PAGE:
Despite the jitters everyone is having about the Big Two’s periodical publishing programs, as we reported the other day, graphic novels did pretty well in 2015, with sales up 22% in bookstores. Calvin Reid follows up on this sanguine report with an interview with Diamond Book Distributions Kuo Yu Liang, who says
2016 will probably be their best year ever.:

Liang credited the growth to a wide variety of popular titles and a supportive and stable retailing sector in 2015 “We had a year of great books in 2015 and an overall robust retail environment,” he said. He also emphasized the continuing growth of new bookstore customers curious about the buzz around graphic novels.

“Consumer interest in graphic novels keeps rising. That’s been a trend over the last 10 years,” Liang said, noting the impact of demands for diversity. “And there were lots of new customers—including women and minorities—asking about graphic novels in bookstores. The more people talk about graphic novels, the more people want to try one out.”

In another interesting tidbit, Liang says that there are “ongoing discussions” with Walmart to set up dedicated graphic novel sections.

Liang called the deal, “a great example of a lot of comics people working behind the scenes toward a much bigger project at Wal-Mart. Wal-Mart wants to be a part of this. Manga is first but other graphic novels are coming.”

This interest is far from theoretical. Viz recently signed deals with both Wal-Mart and Best Buy to start carrying their titles.

Walmart will now feature four of Viz’s most popular series—Tokyo Ghoul, Pokeman, One Punch Man and the new Naruto one-shots—in more than 2,000 of its location across the country. The deal will ensure that more Viz titles are consistently available in more Walmart stores. At Best Buy, Viz will now be selling three titles—two Naruto titles and an Assassination Classroom title—packaged with their anime tie-ins. The titles will be featured in floor displays in 687 Best Buy stores around the country.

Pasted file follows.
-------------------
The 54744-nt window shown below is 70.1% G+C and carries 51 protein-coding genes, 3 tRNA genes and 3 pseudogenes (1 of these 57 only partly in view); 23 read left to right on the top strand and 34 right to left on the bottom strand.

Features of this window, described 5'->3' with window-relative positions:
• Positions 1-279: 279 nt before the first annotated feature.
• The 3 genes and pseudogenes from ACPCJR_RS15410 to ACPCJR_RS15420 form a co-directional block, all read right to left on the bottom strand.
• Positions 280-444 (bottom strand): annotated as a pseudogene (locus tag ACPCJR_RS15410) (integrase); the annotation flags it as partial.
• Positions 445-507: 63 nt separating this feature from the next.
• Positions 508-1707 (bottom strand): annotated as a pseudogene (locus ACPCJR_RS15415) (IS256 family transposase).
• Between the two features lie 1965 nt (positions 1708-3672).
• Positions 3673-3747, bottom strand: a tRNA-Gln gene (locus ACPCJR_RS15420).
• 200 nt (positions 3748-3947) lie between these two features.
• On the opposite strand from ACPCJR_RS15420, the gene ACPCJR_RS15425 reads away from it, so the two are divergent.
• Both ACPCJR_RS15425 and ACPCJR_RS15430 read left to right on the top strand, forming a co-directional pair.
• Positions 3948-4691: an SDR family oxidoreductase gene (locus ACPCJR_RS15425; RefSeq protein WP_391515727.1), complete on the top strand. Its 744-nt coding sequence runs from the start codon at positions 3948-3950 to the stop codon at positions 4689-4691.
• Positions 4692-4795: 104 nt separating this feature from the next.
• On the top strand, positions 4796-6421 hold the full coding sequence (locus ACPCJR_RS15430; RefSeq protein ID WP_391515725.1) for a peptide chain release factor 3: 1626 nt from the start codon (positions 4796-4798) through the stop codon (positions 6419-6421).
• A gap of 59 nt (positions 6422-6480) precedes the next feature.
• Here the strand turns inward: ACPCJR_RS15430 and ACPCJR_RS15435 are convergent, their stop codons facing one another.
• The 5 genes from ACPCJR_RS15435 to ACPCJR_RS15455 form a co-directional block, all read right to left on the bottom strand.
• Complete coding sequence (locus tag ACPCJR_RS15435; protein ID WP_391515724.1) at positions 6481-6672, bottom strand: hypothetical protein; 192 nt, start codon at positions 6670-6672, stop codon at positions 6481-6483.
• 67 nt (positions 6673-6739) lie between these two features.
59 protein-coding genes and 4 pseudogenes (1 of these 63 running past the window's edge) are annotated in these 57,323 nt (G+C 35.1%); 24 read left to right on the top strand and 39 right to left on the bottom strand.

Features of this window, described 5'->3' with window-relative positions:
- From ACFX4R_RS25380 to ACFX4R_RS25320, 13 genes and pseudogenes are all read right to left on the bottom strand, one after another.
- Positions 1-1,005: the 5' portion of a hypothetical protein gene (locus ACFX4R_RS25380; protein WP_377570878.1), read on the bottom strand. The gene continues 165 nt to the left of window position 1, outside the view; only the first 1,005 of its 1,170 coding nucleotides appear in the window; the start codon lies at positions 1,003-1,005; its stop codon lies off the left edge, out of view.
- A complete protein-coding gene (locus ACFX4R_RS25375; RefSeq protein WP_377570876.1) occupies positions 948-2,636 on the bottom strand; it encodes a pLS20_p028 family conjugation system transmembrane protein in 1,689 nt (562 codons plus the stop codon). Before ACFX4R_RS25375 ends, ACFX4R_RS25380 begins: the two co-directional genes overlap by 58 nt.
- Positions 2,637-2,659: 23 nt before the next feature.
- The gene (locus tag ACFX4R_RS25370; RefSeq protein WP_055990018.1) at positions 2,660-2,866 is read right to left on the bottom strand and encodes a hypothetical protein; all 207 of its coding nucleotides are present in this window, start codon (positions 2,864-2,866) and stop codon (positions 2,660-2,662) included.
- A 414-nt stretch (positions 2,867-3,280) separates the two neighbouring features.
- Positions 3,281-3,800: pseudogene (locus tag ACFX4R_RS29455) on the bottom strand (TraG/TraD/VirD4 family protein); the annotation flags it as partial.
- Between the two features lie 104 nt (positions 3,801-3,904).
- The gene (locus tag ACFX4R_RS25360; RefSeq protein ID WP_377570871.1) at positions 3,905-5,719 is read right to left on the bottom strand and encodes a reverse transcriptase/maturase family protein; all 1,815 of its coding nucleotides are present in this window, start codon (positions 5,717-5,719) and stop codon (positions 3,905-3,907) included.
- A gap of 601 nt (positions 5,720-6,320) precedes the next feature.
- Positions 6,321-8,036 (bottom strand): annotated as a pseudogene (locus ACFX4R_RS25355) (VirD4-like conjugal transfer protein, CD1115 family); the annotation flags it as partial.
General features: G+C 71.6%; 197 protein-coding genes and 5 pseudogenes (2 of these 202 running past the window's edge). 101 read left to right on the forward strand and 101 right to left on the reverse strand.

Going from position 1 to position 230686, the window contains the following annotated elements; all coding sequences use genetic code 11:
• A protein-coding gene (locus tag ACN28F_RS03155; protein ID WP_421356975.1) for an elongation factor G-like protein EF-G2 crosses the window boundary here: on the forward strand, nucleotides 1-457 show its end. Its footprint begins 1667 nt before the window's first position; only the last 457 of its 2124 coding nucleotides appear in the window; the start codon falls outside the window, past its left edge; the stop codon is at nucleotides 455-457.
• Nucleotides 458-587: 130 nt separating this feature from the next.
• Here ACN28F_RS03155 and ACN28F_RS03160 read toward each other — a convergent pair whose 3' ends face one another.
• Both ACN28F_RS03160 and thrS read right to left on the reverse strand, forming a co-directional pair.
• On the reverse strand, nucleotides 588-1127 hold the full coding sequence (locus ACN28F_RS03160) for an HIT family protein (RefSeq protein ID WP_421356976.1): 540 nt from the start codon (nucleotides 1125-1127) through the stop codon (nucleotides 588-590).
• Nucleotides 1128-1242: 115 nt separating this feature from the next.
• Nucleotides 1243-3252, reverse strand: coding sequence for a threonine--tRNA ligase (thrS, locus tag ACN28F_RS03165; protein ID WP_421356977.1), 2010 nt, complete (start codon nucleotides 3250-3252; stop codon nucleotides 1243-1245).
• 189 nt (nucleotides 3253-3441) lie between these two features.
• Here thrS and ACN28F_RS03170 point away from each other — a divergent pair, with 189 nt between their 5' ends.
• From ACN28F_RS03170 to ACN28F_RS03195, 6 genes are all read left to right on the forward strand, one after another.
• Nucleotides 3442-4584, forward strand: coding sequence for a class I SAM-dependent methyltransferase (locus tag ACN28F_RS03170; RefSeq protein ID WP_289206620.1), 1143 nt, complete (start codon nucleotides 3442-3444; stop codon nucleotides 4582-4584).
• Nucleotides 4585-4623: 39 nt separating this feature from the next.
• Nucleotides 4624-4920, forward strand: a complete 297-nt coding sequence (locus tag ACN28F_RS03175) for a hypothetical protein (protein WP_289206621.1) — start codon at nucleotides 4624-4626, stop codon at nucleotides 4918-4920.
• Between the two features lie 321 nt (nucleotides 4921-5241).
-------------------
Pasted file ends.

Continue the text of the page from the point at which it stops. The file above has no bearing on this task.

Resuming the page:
Kevin Hamric, Viz senior director of sales and marketing, said the Walmart deal marks the beginning of an effort to convince the national retailer to once again maintain a dedicated graphic novel section. Hamric explained that the retailer had a dedicated comics section years ago but “shrank it” over the years to include only a few bestsellers from a handful of publishers.

Getting comics/graphic novels into “big box retailers” has long been considered a holy grail for replacing the retail environment that newsstands once offered, but there have been many hiccups along the way, as Hamric noted. Wal-Mart has often rejected comics content as too violent or sexual, and selling comics on the vast returnable basis that a huge chain requires can be a deadly boomerang. A long time ago Marvel got back into 7-11s but that didn’t work out for various reasons.

However, as with many things happening in graphic novel sales these days, this new attempt at expansion seems to be based on knowledge of the market and not throwing things against the wall and hoping for the best. Wal-Mart will never be an outlet for most comics because of the content, but there are plenty of all-ages-ish titles to stock a section. (although they do carry The Walking dead comics, as I recall.) And as I noted a few months ago, you can buy even challenging comics material like CF and Crumb on the Wal-Mart website.
Liang’s report on the state of comics is generally upbeat, with international sales, especially in the Middle East, growing. Due to some currency exchange issues, sales dropped in Brazil, Malaysia and Canada, however.


  1. I can see all ages titles working well in big box stores. Especially those that tie in with games or videos.

  2. I see the more bestselling graphic novel titles at Target, generally from the mainstream book trade publishers, who know how to sell into those markets. (Target has a long history, stocking the MAD paperbacks back in the 1980s.)

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